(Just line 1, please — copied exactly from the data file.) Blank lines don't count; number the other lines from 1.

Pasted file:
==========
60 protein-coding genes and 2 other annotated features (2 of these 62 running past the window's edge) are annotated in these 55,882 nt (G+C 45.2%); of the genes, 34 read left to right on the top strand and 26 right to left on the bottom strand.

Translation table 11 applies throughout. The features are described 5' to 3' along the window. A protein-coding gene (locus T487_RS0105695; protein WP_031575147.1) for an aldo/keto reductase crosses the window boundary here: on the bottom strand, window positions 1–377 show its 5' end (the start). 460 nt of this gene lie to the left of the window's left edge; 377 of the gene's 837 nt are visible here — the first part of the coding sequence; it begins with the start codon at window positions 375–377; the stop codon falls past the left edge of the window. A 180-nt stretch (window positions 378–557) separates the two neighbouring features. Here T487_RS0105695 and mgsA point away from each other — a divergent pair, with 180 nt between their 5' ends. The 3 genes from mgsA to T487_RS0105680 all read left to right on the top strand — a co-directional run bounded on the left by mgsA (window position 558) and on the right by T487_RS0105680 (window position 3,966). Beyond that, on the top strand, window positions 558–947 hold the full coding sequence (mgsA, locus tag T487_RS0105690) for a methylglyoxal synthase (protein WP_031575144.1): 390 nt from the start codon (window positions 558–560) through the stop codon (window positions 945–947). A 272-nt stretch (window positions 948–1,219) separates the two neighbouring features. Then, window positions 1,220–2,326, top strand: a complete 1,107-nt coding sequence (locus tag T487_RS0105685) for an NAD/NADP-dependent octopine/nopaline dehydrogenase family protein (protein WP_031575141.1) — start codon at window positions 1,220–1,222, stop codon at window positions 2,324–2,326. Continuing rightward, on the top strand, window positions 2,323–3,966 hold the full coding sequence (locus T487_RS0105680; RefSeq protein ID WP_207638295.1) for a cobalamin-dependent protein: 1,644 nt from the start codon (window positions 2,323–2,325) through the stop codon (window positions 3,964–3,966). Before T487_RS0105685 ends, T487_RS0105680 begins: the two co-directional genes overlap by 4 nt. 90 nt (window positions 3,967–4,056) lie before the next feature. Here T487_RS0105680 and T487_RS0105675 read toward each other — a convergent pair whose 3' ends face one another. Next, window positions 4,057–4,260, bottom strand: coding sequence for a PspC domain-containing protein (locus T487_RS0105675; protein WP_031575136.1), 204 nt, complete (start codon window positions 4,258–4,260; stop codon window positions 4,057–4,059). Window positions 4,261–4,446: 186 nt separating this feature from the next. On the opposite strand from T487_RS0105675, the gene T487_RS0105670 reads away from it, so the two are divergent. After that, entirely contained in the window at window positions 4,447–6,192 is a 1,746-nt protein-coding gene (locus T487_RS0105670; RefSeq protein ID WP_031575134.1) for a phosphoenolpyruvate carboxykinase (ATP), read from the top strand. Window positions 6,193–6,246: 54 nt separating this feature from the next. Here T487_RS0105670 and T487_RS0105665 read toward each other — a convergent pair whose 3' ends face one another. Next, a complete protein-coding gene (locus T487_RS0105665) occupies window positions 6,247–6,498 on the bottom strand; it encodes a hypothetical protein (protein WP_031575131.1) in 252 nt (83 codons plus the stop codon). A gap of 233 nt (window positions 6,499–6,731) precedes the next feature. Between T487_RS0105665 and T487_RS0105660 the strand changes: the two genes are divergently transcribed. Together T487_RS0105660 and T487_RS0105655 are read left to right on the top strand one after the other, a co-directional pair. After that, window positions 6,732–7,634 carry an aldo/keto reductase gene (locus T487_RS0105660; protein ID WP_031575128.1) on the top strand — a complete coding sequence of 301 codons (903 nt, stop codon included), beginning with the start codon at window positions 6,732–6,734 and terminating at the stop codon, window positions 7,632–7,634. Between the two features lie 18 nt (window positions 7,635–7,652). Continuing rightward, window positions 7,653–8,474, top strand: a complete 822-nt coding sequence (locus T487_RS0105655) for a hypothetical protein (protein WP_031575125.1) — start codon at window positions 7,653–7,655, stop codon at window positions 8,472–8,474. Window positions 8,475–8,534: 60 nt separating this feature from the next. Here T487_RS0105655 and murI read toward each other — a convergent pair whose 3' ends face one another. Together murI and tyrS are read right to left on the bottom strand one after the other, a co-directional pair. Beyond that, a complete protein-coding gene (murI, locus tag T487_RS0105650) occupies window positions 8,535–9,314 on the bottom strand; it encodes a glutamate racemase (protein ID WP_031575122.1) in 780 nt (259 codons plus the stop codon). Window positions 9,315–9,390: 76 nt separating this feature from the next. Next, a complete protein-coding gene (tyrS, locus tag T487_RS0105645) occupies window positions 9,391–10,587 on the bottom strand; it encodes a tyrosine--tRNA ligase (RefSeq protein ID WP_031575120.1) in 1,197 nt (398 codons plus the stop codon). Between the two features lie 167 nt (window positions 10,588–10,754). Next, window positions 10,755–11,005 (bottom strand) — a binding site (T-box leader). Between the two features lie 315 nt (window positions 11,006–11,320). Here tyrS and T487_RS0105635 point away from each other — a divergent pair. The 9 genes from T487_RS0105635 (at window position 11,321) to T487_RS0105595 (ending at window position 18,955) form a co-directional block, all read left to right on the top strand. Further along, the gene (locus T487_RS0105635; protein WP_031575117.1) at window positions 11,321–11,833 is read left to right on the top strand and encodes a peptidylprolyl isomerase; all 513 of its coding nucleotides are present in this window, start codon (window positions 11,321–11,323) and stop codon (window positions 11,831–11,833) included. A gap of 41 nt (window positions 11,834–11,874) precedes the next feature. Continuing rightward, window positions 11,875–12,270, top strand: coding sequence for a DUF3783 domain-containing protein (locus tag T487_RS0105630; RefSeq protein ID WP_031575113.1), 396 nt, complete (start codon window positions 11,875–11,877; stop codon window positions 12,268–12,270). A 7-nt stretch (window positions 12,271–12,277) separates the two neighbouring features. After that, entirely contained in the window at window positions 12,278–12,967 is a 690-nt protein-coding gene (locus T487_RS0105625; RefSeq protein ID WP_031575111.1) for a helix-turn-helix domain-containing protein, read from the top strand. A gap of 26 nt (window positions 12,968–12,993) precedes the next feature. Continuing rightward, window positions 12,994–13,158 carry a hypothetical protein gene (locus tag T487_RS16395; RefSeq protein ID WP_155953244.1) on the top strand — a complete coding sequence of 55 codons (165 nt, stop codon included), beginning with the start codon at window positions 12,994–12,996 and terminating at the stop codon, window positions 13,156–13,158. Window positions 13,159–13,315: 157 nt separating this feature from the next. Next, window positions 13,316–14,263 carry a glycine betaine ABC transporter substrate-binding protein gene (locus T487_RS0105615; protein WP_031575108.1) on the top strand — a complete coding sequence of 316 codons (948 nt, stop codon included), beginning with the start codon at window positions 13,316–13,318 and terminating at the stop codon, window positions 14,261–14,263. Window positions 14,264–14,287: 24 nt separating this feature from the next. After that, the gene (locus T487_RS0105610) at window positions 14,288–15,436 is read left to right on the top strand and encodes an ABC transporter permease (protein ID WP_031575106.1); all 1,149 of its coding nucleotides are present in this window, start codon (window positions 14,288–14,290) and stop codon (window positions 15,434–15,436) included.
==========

60 protein-coding genes and 2 other annotated features (2 of these 62 running past the window's edge) are annotated in these 55,882 nt (G+C 45.2%); of the genes, 34 read left to right on the top strand and 26 right to left on the bottom strand.